INDUSTRIAL RELATIONS ACTS, 1946 TO 1990
SECTION 17(1), PROTECTION OF EMPLOYEES (PART-TIME WORK) ACT, 2001
NOONAN SERVICES GROUP LTD
- AND -
(REPRESENTED BY SERVICES INDUSTRIAL PROFESSIONAL TECHNICAL UNION)
Chairman: Mr Duffy
Employer Member: Ms Doyle
Worker Member: Ms Tanham
1. Appeal of Rights Commissioner's Decision R-130651-PT-13/EH.
2. The Worker referred his case to the Labour Court in accordance with Section 17(1) of the Protection of Employees (Part-Time Work) Act 2001. A Labour Court hearing took place on 15th October, 2014. The following is the Determination of the Court:
This is an appeal by Tomasz Dojlida (the Claimant) against the decision of a Rights Commissioner in his claim against his Employer, Noonan Services Group Limited (the Respondent), under the Protection of Employees (Part-Time Work) Act 2001.
The Claimant is a security guard. He is employed in a part-time capacity. Due to the loss of a contract by the Respondent the Claimant’s hours were reduced. The Claimant contends that full time security guards were made redundant and paid a redundancy lump sum rather than having their hours reduced. The Claimant wishes to be made redundant rather than continuing to work on reduced hours. He also contends that his hours of work should be regularised at a particular level as is the case with full-time security guards.
This claim falls to be dealt with by application of s.9 of the Act. It provides: -
(1) Subject to subsection (2) and (4) andsection 11(2), a part-time employee shall not, in respect of his or her conditions of employment, be treated in a less favourable manner than a comparable full-time employee.
(2) Without prejudice tosection 11(2), if treating a part-time employee, in respect of a particular condition of employment, in a less favourable manner than a comparable full-time employee can be justified on objective grounds then that employee may, notwithstanding subsection (1), be so treated.
(3) Nothing in subsection (2) shall be construed as affecting the application of a relevant enactment, by virtue ofsection 8, to a part-time employee.
(4) Subsection (1) shall, in so far, but only in so far, as it relates to any pension scheme or arrangement, not apply to a part-time employee whose normal hours of work constitute less than 20 per cent of the normal hours of work of a comparable full-time employee.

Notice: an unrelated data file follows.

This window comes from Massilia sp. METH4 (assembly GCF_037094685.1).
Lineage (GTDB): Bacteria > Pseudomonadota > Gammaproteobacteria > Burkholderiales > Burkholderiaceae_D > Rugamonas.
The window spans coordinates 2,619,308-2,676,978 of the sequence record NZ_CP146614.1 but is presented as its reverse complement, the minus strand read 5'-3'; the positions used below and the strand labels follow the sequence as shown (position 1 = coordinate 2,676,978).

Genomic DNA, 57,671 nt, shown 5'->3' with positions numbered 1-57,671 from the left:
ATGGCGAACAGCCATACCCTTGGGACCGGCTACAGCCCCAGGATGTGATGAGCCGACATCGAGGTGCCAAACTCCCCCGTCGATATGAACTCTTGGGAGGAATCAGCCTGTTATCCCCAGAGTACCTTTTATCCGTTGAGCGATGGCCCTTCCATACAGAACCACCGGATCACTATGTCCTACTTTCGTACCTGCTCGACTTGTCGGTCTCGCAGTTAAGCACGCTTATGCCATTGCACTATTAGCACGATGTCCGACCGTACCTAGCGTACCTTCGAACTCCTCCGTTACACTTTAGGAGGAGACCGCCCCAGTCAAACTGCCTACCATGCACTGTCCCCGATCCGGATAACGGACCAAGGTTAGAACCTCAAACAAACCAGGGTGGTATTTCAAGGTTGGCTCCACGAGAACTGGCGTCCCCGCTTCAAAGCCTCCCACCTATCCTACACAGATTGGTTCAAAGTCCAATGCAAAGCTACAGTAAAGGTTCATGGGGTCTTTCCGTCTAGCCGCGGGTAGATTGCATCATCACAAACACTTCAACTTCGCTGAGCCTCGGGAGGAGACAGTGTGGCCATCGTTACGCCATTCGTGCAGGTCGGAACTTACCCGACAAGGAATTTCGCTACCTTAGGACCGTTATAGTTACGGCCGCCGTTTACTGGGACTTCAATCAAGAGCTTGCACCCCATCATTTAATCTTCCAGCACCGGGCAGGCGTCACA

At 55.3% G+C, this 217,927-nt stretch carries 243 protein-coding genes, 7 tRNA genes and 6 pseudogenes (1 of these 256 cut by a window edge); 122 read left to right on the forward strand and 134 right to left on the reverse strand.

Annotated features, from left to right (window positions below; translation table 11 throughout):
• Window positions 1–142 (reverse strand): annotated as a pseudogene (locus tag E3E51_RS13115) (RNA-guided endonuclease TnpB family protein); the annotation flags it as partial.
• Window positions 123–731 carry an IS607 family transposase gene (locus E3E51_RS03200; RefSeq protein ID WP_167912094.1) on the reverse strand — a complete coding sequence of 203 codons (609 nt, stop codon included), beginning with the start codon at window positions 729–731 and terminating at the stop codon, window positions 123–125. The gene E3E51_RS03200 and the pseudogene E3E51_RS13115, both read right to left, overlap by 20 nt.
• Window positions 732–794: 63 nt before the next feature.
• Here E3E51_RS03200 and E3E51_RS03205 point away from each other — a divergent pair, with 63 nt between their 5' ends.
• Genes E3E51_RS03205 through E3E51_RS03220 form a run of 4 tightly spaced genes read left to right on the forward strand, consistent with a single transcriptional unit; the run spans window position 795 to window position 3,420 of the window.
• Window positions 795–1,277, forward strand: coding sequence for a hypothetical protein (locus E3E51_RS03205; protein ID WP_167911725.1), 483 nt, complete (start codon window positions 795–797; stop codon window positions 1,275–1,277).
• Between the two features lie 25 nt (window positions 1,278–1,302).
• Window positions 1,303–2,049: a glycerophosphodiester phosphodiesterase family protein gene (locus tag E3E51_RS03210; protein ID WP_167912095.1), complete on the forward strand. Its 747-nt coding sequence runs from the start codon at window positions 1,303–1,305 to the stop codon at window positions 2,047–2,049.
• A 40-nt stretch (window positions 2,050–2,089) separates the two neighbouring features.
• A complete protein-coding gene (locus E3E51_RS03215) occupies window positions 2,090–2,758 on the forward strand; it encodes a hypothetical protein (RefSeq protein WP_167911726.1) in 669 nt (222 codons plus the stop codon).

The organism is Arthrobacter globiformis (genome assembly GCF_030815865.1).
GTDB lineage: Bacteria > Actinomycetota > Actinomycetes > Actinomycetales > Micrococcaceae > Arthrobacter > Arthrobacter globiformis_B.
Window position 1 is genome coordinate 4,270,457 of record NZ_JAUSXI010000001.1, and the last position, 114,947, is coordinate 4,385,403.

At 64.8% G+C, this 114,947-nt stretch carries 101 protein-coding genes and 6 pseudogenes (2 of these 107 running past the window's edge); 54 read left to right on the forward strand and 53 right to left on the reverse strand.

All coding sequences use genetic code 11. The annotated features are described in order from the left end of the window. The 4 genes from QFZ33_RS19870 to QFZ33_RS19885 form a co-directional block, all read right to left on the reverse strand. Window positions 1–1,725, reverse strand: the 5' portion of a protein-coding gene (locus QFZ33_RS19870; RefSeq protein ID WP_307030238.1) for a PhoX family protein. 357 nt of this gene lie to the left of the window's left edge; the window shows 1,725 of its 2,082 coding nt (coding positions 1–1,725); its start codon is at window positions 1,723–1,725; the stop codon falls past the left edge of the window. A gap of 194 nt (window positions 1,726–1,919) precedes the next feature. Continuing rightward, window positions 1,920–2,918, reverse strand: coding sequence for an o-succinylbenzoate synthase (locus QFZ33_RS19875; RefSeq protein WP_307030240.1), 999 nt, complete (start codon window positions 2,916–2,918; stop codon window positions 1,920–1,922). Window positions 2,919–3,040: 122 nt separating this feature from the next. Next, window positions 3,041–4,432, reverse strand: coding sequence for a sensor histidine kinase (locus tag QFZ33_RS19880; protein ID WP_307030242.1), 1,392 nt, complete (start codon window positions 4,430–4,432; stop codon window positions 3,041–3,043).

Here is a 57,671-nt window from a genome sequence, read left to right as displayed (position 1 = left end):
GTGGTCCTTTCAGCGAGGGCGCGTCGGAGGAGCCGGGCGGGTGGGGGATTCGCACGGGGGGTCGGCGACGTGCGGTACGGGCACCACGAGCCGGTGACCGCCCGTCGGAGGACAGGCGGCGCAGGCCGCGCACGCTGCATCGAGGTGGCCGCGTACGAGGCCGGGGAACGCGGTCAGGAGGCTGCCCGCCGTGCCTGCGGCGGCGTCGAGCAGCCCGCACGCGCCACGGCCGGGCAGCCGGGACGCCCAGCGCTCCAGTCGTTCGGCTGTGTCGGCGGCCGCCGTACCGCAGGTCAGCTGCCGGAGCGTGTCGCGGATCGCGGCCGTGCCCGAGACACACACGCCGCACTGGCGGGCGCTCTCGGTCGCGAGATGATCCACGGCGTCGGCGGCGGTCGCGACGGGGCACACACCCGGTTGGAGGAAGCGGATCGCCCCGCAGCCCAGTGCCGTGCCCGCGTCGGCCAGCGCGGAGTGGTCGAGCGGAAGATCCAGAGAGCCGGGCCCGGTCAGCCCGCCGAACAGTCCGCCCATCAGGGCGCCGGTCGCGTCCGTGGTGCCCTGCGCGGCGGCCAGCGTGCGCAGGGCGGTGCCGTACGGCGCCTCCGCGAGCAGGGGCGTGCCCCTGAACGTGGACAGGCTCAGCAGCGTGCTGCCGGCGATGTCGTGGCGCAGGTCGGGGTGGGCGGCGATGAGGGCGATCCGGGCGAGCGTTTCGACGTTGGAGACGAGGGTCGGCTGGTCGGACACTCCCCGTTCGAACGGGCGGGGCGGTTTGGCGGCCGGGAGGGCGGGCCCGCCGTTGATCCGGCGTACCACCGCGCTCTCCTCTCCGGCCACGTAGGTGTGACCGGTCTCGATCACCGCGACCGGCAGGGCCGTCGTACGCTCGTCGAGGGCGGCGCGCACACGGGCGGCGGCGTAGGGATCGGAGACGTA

(5) For the avoidance of doubt, the reference in this section to a comparable full-time employee is a reference to such an employee either of the opposite sex to the part-time employee concerned or of the same sex as him or her
The first question that arises in this case is whether the matters complained of by the Claimant are capable of being properly classified as conditions of employment within the statutory meaning of that term. An entitlement to a redundancy lump sum may be a condition of employment comprehended by s.9 of the Act, where an employee is dismissed by reason of redundancy. However, what is contended for by the Claimant is a right to be dismissed by reason of redundancy rather than having his hours reduced in accordance with his contract of employment. The Court cannot accept that such a putative right could come within the intendment of s.9 of the Act. Moreover, the Court has great difficulty in understanding how it could be held that being retained in employment rather than being dismissed by reason of redundancy could be classified as less favourable treatment.
Section 9 provides, in effect, that a part time employee is entitled to the same conditions of employment as a comparable full time employee, adjusted pro rata where appropriate. But the equality to which a part time employee is entitled cannot extend to working hours. The essential and defining feature of a part-time contract is that it provides for lesser working hours than a full-time contract. If entitlement to a particular level of working hours was a condition of employment within the contemplation of s.9(1) of the Act the effect would be to render part-time contracts unlawful since they would always provide for less favourable conditions than the contractual entitlement of comparable full time employees. It follows logically that such an entitlement could not be a condition of employment encompassed by s.9 of the Act.
Finally, the Court was told that the Claimant’s nominated full time comparator did, in fact have his hours reduced, although to a lesser extent than in the case of the Claimant.
For these reasons the within claim cannot succeed. Accordingly, the decision of the Rights Commissioner is affirmed and the appeal is disallowed.
Signed on behalf of the Labour Court
28th October 2014______________________
Enquiries concerning this Determination should be addressed to Sharon Cahill, Court Secretary.